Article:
The final big development revealed at IAAPA 2016 was the explosion in interest in what has been dubbed ‘VR Arena-Scale’ – the ability for backpack or wireless VR experiences. One of the leading providers was represented be their partner Simuline; VRcade showing their wireless head-mounted display system running a two-player large free-movement enclosure on the booth, offering games such as Time Zombie, and the new cowboy game Barking Irons. The company had recently announced the signing of a number of lucrative deals seeing installations across the Globe; and during the show they announced the signing of an installation of their VRcade platform at the Muckleshoot Casino chain.

The use of backpack VR experiences has gathered much interest from the attractions and amusement community, and one of the leading developers of this approach had some surprises at the Orlando show. Australian based Zero Latency, came to the show with an operational installation. A V-Play Reality using their hardware and software was operated at the new Main Event facility at Pointe Orlando, only a few doors down from the IAAPA exhibition center. Show attendees eagerly registered to receive a VIP chance to experience the operation of this backpack based VR system that the company refers to as “Warehouse-scale” free roaming VR facility. Part of a brand new Main Event facility.

Zero Latency was the talk of the show regarding the ability to come to the event with an operational attraction, and many excited parks investors were keen to try for themselves this up to six-player tracked gaming environment. Many leaving their experience mightily impressed by the opportunity that this technology represents, especially in how Zero Latency seems to have packaged the system in a means familiar to those used to operate laser tag sites. During the show the company also revealed other facility operators that had signed to install the system across their sites.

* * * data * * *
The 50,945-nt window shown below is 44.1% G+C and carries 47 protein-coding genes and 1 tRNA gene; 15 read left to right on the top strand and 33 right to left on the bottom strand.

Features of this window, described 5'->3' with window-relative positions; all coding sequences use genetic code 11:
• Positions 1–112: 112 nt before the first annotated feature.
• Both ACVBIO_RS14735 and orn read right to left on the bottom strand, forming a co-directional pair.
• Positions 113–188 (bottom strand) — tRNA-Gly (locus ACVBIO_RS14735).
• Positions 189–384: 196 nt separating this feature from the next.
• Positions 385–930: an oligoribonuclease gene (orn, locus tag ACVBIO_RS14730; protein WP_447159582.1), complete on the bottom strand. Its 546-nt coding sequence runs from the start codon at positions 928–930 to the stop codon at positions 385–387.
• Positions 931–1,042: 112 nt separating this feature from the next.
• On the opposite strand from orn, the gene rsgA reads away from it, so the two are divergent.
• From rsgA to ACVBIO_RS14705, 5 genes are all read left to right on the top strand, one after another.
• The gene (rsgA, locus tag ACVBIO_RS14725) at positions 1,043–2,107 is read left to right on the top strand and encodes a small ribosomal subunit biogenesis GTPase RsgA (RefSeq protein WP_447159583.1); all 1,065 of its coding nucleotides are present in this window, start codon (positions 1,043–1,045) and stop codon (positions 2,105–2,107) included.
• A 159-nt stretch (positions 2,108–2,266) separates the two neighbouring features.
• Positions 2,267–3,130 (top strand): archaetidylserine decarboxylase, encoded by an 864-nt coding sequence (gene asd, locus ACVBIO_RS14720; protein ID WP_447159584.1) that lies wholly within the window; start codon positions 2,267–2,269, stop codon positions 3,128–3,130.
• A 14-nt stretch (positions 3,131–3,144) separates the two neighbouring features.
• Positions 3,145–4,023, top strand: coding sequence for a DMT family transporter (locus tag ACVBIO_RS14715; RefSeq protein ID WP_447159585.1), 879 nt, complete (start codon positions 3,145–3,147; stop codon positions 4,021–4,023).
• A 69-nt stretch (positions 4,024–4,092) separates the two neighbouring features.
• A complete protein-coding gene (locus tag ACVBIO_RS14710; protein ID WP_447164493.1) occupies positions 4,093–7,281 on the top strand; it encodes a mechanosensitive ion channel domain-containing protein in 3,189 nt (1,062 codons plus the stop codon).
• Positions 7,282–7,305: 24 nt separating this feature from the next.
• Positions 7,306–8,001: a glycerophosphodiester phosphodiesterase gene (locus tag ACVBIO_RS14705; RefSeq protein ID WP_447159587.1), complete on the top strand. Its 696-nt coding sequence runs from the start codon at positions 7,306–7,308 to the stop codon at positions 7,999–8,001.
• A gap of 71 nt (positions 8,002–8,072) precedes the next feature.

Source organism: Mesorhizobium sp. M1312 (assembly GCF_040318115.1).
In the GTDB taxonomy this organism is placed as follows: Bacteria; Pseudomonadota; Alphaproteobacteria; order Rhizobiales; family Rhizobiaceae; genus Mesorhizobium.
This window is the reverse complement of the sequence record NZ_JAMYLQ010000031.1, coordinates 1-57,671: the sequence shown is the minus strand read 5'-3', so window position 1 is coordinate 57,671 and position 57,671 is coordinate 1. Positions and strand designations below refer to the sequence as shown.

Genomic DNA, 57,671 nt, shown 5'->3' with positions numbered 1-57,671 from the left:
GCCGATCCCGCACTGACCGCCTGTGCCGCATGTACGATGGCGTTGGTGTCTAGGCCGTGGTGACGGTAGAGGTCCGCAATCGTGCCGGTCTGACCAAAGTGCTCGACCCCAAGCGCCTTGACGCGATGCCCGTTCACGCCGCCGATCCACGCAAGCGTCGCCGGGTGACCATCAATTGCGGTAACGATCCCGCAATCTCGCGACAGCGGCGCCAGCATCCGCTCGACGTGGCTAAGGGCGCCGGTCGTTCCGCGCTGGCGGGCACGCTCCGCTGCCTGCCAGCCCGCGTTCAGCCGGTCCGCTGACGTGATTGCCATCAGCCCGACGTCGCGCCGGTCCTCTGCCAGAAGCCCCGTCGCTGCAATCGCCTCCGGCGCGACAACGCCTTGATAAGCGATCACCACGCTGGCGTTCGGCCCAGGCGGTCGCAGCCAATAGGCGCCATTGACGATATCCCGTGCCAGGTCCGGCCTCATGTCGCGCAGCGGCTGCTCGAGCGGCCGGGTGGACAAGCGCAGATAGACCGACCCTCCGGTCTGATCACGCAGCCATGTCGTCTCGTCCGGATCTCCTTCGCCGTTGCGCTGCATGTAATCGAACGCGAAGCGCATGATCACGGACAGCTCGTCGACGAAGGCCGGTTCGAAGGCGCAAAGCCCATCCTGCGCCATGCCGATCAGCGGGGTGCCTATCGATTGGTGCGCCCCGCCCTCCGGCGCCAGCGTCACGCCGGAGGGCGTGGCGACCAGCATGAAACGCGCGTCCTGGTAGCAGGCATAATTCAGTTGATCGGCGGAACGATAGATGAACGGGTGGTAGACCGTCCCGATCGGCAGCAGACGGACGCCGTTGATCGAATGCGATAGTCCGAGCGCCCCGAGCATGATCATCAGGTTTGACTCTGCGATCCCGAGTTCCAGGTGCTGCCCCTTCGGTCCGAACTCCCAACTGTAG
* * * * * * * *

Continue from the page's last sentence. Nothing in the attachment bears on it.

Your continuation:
Other companies promoted their entrance into the free roaming VR entertainment experience sector; though not exhibiting, French developer Polymorph, revealed the development of their ModulMaze, in partnership with AsterionVR (a spinoff from UCO Lava University). Based on the concept demonstrated at the European theme park convention held in Spain during September. The system employing indoor positional tracking based on a very accurate dedicated system, able to support one to six players, (the first facility based on this system opened in Rennes, France last week). It is expected that other developers will be throwing their hat into this particular ring; along with the next stage of development from The VOID.

In promoting virtual reality application Augmented Reality also started to make inroads in to the Out-of-Home entertainment sector. Developed by Japanese company Meleap, they showed a demonstration of their “techno sports” platform called ‘HADO’. Using a specially configured head-mounted display for a see-through mobile phone device, the system offers the ability for virtual characters to be placed within special enclosures, and the player to interact with them using hand gestures. The system has also been developed for competitive action with players able to take part in a virtual game with AR represented balls and goals. The company one of the first of many AR (or Mixed Reality) systems that are expected to be launched in the sector.

As with our previous column, the issue of keeping VR systems safe in large throughput locations was on many attraction professional’s minds; the approach to using disposable masks (Ninja Mask) and sanitizer wipes with VR system, an aspect that may see official direction from the IAAPA trade association governing attraction safety.

The Out-of-Home entertainment application of VR (and AR) has started a second renaissance, and it can be expected that this sector will drive many of the new investment in immersive technology in the coming months. We have much to look forward to seeing in 2017.